In 1986, in the province of Gyunggi, in South Korea, a second young and beautiful woman is found dead, raped and tied and gagged with her underwear. Detective Park Doo-Man and Detective Cho... See full summary »
Joong-ho is a dirty detective turned pimp in financial trouble as several of his girls have recently disappeared without clearing their debts. While trying to track them down, he finds a ... See full summary »
After thirteen and half years in prison for kidnapping and murdering the boy Park Won-mo, Geum-ja Lee is released and tries to fix her life. She finds a job in a bakery; she orders the ... See full summary »
The story of a cab driver in Yanji City, a region between North Korea, China and Russia. His wife goes to Korea to earn money, but he doesn't hear from her since in 6 months. He plays ... See full summary »
In 1986, in the province of Gyunggi, in South Korea, a second young and beautiful woman is found dead, raped and tied and gagged with her underwear. Detective Park Doo-Man and Detective Cho Yong-koo, two brutal and stupid local detectives without any technique, investigate the murder using brutality and torturing the suspects, without any practical result. The Detective Seo Tae-Yoon from Seoul comes to the country to help the investigations and is convinced that a serial-killer is killing the women. When a third woman is found dead in the same "modus-operandi", the detectives find leads of the assassin. Written by
Claudio Carvalho, Rio de Janeiro, Brazil
Despite the film being based on a series of real murders in the Korean provincial town of Hwaeseong during the 1980s, Joon-ho Bong also drew a lot inspiration from a play called 'Come See Me' which dramatized the incidents, to the extent that he stated in an interview: "If it weren't for KIM Gwang-rim's play [Come See Me], I would have had a lot of problems establishing the structure." While he also gained the idea for the depiction of the era from the graphic novel 'From Hell' by the writer Alan Moore, which was given to Bong by the journalist Tony Rayns as a gift. See more »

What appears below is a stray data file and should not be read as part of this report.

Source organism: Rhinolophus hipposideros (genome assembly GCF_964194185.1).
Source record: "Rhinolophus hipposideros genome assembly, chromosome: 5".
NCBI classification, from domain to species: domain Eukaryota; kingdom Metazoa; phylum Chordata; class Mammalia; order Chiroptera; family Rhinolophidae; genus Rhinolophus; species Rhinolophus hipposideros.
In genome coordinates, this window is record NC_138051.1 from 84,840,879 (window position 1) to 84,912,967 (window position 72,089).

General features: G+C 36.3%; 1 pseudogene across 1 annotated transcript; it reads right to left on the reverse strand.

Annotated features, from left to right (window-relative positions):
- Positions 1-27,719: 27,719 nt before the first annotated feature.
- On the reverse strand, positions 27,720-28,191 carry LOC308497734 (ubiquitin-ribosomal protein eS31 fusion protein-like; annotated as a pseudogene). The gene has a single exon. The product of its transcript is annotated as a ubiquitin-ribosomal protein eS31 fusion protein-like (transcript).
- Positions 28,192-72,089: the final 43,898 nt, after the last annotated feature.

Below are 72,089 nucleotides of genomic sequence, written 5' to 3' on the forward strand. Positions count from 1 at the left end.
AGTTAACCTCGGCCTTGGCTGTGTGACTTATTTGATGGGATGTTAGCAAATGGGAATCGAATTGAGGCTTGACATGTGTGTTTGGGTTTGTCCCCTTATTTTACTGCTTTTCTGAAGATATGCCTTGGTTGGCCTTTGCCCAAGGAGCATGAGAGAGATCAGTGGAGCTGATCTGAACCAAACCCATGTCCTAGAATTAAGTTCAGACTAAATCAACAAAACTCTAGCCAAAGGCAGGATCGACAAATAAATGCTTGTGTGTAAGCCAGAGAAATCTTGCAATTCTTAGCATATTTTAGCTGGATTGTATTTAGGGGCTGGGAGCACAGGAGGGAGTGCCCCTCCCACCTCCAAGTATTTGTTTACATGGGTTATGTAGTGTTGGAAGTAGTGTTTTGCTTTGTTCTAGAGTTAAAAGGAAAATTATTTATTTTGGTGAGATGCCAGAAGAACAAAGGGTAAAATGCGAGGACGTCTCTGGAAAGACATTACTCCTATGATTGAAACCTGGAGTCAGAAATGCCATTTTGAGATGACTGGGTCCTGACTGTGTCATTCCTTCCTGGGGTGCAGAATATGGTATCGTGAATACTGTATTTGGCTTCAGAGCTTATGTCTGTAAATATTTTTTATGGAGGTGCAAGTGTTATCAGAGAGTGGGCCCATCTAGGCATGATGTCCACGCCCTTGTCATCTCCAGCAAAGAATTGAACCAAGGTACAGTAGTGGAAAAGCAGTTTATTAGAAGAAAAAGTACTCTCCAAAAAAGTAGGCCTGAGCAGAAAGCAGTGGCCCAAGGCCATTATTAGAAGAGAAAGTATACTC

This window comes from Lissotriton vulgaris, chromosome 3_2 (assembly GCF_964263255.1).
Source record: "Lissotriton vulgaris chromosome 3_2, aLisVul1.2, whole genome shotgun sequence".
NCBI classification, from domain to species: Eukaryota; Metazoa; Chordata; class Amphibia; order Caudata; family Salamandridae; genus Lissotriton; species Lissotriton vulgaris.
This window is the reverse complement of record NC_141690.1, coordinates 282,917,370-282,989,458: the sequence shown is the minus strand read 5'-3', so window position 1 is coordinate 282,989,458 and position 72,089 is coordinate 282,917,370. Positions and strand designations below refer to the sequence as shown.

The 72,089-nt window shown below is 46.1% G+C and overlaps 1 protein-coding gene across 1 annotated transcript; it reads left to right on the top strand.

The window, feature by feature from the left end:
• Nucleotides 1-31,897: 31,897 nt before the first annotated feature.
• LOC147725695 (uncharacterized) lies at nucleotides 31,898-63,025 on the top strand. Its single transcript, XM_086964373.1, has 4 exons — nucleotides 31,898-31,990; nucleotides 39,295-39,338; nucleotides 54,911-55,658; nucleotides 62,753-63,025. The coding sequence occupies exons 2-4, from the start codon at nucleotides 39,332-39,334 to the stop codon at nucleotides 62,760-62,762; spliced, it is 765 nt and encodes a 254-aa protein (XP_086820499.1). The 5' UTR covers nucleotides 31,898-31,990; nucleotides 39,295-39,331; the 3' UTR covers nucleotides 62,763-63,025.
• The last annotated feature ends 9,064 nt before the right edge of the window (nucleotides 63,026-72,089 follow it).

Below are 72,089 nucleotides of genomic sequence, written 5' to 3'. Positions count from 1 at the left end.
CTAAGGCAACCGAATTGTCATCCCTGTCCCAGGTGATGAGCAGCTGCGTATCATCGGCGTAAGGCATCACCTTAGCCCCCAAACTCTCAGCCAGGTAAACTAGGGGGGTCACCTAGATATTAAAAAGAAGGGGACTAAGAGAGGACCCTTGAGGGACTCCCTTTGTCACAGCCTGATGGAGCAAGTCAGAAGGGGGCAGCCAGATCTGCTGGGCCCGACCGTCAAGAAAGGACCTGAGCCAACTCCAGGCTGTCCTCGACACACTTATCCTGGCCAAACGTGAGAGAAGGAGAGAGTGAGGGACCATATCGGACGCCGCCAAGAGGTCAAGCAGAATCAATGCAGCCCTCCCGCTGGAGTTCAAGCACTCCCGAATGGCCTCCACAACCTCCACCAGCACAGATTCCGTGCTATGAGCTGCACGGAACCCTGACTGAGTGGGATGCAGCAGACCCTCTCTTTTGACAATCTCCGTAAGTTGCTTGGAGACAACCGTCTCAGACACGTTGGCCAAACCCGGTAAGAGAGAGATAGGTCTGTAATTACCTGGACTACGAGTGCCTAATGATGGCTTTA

The letter from the FBI about the semen DNA testing is signed by director Clarence M. Kelly. Kelly was director from 1973-1978. William H. Webster was director in 1986. See more »
I read a review about this movie and am aware what business it made in Korea, but nothing (I mean NOTHING) prepares me for this great work. With the exception of, perhaps, SE7EN, serial-killer movie has never been this good. The story (about real-life killings of 10 women in Korea during the 1986-1991) is compelling enough, but the actors (Song Kang-ho cuts you deep even when he's silent, and his big-city partner offers emotional jolts at the end), the director (effectively plays some scenes in docu-style approach), the cinematography (a shadow creeps out in the paddy field will give you, well, creeps. big one.), and the music (haunting) are welcome bonuses.
One scene that impresses me most is the crime-scene midnight chase between a suspect, 2 local detectives, and a big-city detective (who doesn't know his local partners are there watching him). Humorously intense, or intensely humorous, whichever serves you well.
The only regret is I saw this one on DVD, while I believe a movie this big (in many senses) deserves to be seen in theaters. Korean movies rarely touch Indonesian theaters.
**** out of ****
Try to listen the song SAD LETTER in this movie and tell me it's not haunting you. A magnum opus.
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